Saturday, August 30, 2008

Howard Jacobson, I <3 you

In today's Indy, columnist Howard Jacobson says everything I would like to say about the f*****g Olympics, only he does so so elegantly that it not only makes me laugh but also makes my heart sing. Honest. Here's an extract:

"I am not blind to the beauty of the body. I have watched film – because my wife made me watch film, wishing me to see what she had seen in the flesh – of Nureyev dancing with Fonteyn. I know sublimity when it's before me. But they shake my soul to its foundations not because they are athletes but because their bodies strive to express what their hearts feel and what their minds almost dare not think. Love, of course, will always make a difference. But so will any narrative when the emotions convey it to the body. In itself the body is nothing: it is what the body serves that makes it noble."

Friday, August 29, 2008

Carmen: best of the lot

Seeing the second-to-last performance of Carmen at Glyndebourne yesterday left me convinced all over again that this opera is a complete no-holds-barred masterpiece. The performance there had grown tremendously since the dress rehearsal: huge assurance and relish from the LPO and conductor Stephane Deneve, and Tania Kross as Carmen was a knockout.

But never mind the melodies, the spectacle and the toreador costumes from Seville, it's the last scene that counts the most; and Glyndebourne just can't quite match the Covent Garden production which, as performed here by Anna-Caterina Antonacci and Jonas Kaufmann, has the most powerful interpretation of it that I've ever been lucky enough to see. Voila.

Wednesday, August 27, 2008

Re HD

A very nice interview re Hungarian Dances from ASWOMAN, a Hungarian online magazine, with many thanks to the lovely Erika Orban! It's in English, btw.

http://aswoman.net/en/view.php?cisloclanku=2008080001

Beware of titles

Especially those proclaiming the death of this, that or the other. Far as I can tell, in this piece from The Times, Stephen Pollard is actually saying that British music is in better shape now, with the likes of James MacMillan and Thomas Ades on board, than it's been for decades.

Tuesday, August 26, 2008

O ciel


Mikhail Rudy has written his autobiography, Le Roman d'un pianiste - his 'Russian story', which will be published by Editions du Rocher, France, next week. Few performers are as perfectly au fait with writing as they are with their instruments, but Micha is a notable exception and tells his tale with power and eloquence. Andy Sommer is making a film about him, too, which is due for release in the autumn.

Saturday, August 23, 2008

Gergiev, South Ossetia and the Foreign Secretary

Gergiev, principal conductor of the LSO, has just wielded his famous baton over a pro-Russian concert in South Ossetia. Read more here.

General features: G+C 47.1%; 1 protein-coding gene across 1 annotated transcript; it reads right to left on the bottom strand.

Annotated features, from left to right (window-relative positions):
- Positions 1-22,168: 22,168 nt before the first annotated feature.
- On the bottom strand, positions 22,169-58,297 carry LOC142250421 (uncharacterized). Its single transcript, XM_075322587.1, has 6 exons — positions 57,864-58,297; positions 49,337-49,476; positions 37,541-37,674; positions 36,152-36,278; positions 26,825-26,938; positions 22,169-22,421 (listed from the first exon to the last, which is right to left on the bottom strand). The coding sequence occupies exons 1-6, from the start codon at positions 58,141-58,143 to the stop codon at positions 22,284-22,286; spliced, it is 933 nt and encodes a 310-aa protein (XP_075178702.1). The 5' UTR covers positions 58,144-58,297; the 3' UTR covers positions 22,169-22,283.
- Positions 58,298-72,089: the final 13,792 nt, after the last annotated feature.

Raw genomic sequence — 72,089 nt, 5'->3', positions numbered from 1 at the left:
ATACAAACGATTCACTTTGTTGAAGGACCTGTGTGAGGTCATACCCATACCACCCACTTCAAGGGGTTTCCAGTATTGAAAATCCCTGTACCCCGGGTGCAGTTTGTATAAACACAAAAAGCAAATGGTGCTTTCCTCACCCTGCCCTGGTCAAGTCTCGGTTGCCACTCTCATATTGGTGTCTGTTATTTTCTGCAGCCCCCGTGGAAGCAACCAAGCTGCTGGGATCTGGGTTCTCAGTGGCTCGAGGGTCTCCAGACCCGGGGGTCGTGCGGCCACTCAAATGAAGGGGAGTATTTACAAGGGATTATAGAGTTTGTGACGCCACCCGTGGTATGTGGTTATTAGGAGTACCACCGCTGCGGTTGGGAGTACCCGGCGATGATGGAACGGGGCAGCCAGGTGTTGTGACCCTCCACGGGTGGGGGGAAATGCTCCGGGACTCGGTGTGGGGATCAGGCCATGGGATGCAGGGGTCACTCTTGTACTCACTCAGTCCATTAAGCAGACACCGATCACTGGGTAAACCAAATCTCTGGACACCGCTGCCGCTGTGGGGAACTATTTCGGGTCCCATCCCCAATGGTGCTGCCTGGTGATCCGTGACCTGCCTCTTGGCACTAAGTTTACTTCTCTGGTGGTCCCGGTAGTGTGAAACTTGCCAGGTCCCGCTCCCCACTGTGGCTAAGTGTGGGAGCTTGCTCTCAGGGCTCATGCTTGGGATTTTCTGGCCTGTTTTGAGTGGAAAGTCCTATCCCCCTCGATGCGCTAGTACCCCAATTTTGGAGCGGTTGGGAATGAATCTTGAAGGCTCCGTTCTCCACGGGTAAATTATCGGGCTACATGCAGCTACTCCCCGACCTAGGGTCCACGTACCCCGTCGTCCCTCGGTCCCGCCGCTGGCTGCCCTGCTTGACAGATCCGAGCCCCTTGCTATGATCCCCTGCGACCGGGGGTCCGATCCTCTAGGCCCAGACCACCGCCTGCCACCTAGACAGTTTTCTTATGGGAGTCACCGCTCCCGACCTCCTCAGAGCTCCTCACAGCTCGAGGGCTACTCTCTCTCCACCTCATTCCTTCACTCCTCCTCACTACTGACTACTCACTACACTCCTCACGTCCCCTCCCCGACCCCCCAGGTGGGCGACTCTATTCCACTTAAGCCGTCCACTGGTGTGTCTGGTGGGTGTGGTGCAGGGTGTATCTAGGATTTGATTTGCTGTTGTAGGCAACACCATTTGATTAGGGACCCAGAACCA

Gergiev, it says, is godfather to Vladimir Putin's daughter.

By the by, the wife of our government's Foreign Secretary David Milliband is a member of the LSO.

Factions among the LSO players are rumoured to be seriously p***ed off at Gergiev's allegedly somewhat cavalier approach to their rehearsal schedule.

These facts are probably quite unrelated but remain vaguely intriguing.

Tuesday, August 19, 2008

Larking about in the Lakes





Ah, summer in rural England. The Pina Coladas on the beach. The heat and sun thumping down from dawn to dusk. The trays of fresh tropical fruit spread out by the hotel swimming pool. The...

OK, never mind. While we dodged from shelter to shelter (ie pub to concert and back) we pretended that it was autumn and we were students again. The Lakes are probably the most beautiful region of England, replete with walkers, dogs and bunny rabbits, and the Lake District Summer Music festival and summer school, based at the University of Cumbria in Ambleside, makes the most of the lovely venues in the area with concerts in Kendal, Ambleside itself, nearby Windermere and, in the case of the Messiaen project, the Theatre By The Lake in Keswick. The theatre is slightly out of the village and if you turn left and walk for one minute you are indeed on the lake - Derwentwater - which may be the loveliest of all. LDSM is the brainchild of Royal Northern College piano doyenne Renna Kellaway, who has run it for more than 20 years now; it's hard to imagine a more wonderful region in which to celebrate nature and music rolled into one.

Naturally the Lakes are overrun with tourists, so it's hard to get away from the cars, not to mention Peter Rabbit. Beatrix Potter settled there after she made the big time, and the cafe in which I stopped for soup and sandwich during a post-rehearsal stroll on Saturday was piping an audio-book of The Tale of Benjamin Bunny into the ladies' loos. To make the most of the area, you need strong boots, a good raincoat, a dog, a large chunk of Kendal Mint Cake and some very warm socks. You also need a pack of sandwiches, especially if you are giving concerts, because, anywhere in provincial England, it is very difficult to find a square meal after 10pm. I know we are supposed to be part of Europe now, but there are corners of the country to which this news doesn't appear to have penetrated. Like most places outside central London.

I have to say that Sunday evening was one of the most memorable events of my life. If anyone had told me 10 years ago that on 17 August I would be performing my own play with Robert Tear, that it would be created to complement the Messiaen Quartet for the End of Time and that there'd be a team of some of the finest musicians I know playing the music, I think I'd have passed out with shock. We also very much enjoyed our pre-event event in the late afternoon, when festival boss Andrew Lucas interviewed me, Philippe and Charles about music, words and Messiaen, and the lads gave the UK premiere of an early violin and piano piece by Messiaen entitled Fantaisie which has just been published for the first time.